By BETSY TAYLOR
It may sound counterintuitive, but as part of a health incentive for its employees, Providence Health & Services asked them to plan for a time when they may be too sick to make medical decisions for themselves. The activity was designed to increase caregivers' comfort and skill in discussing end-of-life care for themselves and their loved ones, and ultimately with patients.
Each year, the Catholic health care system asks employees who are eligible for benefits to complete a health-related activity for which the employee receives a financial incentive. For the 2016 activity, the option that the overwhelming majority of employees chose was focused on advance care planning.
Renton, Wash.-based Providence Health & Services said only 23 percent of Americans have put their medical care wishes in writing. Prior to its advance care promotion for employees, only 27 percent of Providence Health & Services' staff said they had formally documented their care wishes. Of the 55,000 benefits-eligible Providence Health & Services employees who participated, roughly 51,000 employees, and in many cases their spouses or family members, pledged to complete a goal related to their advance care planning as part of their 2016 health activity.
Dr. Ira Byock, chief medical officer of the Providence Institute for Human Caring, right, explains the basics of advance care planning in this educational video that includes actors portraying a patient and the patient's family member.
Advance care planning is a process of communication between a person, the person's loved ones and the person's health care providers to discuss and put in writing health care preferences in case a time comes when the person is not able to voice or make decisions due to illness, injury or age-related decline. (See box.)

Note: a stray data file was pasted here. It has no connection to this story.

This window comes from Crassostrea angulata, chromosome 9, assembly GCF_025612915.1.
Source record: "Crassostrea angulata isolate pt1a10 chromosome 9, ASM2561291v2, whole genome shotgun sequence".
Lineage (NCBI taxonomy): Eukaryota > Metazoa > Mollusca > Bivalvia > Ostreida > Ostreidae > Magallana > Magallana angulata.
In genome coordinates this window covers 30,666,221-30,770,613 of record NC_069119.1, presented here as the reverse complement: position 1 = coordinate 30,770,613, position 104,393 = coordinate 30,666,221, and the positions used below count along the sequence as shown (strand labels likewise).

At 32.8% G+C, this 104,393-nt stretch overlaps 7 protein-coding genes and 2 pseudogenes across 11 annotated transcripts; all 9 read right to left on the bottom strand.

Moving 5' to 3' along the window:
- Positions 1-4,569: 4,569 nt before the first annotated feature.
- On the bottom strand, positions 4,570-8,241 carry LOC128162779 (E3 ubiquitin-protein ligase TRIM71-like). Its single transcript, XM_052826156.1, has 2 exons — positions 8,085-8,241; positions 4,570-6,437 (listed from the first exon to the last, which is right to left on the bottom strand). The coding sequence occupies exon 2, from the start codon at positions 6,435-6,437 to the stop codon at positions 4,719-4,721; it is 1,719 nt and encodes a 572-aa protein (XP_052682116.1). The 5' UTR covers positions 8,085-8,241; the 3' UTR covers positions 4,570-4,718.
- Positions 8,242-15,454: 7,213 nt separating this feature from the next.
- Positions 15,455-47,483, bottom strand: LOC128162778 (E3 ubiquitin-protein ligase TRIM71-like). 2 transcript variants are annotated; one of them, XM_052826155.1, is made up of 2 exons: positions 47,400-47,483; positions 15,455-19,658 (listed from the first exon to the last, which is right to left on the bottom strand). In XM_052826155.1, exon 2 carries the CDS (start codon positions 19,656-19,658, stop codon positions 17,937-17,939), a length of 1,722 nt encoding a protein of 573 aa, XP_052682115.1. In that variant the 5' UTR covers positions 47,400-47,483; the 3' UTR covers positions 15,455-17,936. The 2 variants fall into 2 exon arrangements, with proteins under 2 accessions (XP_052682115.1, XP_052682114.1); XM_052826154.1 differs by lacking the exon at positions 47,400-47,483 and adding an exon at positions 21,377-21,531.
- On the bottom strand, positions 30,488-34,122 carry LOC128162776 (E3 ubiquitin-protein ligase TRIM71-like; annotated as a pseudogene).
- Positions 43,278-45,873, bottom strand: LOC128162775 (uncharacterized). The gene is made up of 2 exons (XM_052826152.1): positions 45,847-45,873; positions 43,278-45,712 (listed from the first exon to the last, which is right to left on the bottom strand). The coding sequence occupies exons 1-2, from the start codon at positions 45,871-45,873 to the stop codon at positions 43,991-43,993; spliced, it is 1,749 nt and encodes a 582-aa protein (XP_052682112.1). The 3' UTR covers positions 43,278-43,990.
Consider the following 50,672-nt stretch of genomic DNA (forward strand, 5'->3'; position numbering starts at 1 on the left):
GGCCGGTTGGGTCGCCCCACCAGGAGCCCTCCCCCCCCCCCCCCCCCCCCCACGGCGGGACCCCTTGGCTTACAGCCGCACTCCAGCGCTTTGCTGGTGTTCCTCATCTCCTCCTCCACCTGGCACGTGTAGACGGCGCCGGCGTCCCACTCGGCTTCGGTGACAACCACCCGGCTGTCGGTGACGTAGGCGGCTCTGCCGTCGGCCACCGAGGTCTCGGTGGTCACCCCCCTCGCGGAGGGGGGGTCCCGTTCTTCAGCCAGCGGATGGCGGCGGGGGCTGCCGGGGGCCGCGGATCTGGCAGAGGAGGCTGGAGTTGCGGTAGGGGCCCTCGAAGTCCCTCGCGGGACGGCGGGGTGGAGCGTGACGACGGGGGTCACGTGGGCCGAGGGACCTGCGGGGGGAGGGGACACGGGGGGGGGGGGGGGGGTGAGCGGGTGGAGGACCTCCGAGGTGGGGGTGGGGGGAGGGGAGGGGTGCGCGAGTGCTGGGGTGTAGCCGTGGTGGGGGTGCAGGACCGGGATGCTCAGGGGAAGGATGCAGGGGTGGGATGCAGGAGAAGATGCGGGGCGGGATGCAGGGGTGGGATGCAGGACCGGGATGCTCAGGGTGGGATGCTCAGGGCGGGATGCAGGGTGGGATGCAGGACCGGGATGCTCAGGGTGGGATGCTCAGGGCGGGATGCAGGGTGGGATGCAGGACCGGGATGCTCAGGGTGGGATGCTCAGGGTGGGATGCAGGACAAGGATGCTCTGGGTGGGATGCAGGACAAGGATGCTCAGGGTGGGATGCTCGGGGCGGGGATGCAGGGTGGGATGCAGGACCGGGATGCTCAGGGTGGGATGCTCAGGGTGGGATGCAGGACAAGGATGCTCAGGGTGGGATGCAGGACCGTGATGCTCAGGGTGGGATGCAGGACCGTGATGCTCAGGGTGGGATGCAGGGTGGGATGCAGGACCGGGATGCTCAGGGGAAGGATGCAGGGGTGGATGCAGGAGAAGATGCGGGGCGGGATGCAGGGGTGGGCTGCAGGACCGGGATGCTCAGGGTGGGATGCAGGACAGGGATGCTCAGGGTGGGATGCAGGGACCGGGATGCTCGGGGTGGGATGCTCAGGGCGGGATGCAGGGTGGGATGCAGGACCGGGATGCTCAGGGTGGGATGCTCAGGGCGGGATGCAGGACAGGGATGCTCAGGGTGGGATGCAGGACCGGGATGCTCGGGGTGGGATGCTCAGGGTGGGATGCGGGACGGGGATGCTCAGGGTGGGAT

Tackling a tough topic
At the Catholic Health Assembly in June, Dr. Ira Byock, chief medical officer of the Providence Institute for Human Caring, and Keegan Fisher, Providence Health & Services' senior director of benefits, will explain the steps the system took to encourage its employees to engage in advance care planning.
The online activity, facilitated through a Minneapolis-based vendor called RedBrick Health, involved an employee watching a short video in which Byock explains the basics of advance care planning. Then the employee was asked to answer eight reflective questions and to commit to a goal related to the person's own advance care plan, by electronically selecting one of the goals. These included several options, such as: "I will talk to my health care provider about advance care planning, including advance directive documents, at my next visit." Or "I will learn more about advance directives (written statement of a person's wishes for medical treatment), palliative care or hospice services."
The advance care planning activity is part of a larger effort to "make highly personalized care routine," Byock said. For Providence Health & Services employees to provide the best patient care, they need to understand a patient's values, preferences and priorities. That allows them to understand a person's personal experience of illness, he said, which is certainly an important part of caring for a patient with an incurable disease.
"Our promise at Providence is to 'know me, care for me, ease my way,'" he said, referring to Providence Health & Services' vision statement. "We have to know who that 'me' is, to do this well."
He said the effort involves work to move from a problem-based medical model to one in which employees understand that quality of care requires good faith efforts to ask about and respect a patient's medical care preferences. Part of this effort includes work on employees' communication skills, so those providing care learn a different way to talk with patients, essentially asking patients and their families not "what's the matter with you?" but "what is it that matters most to you?"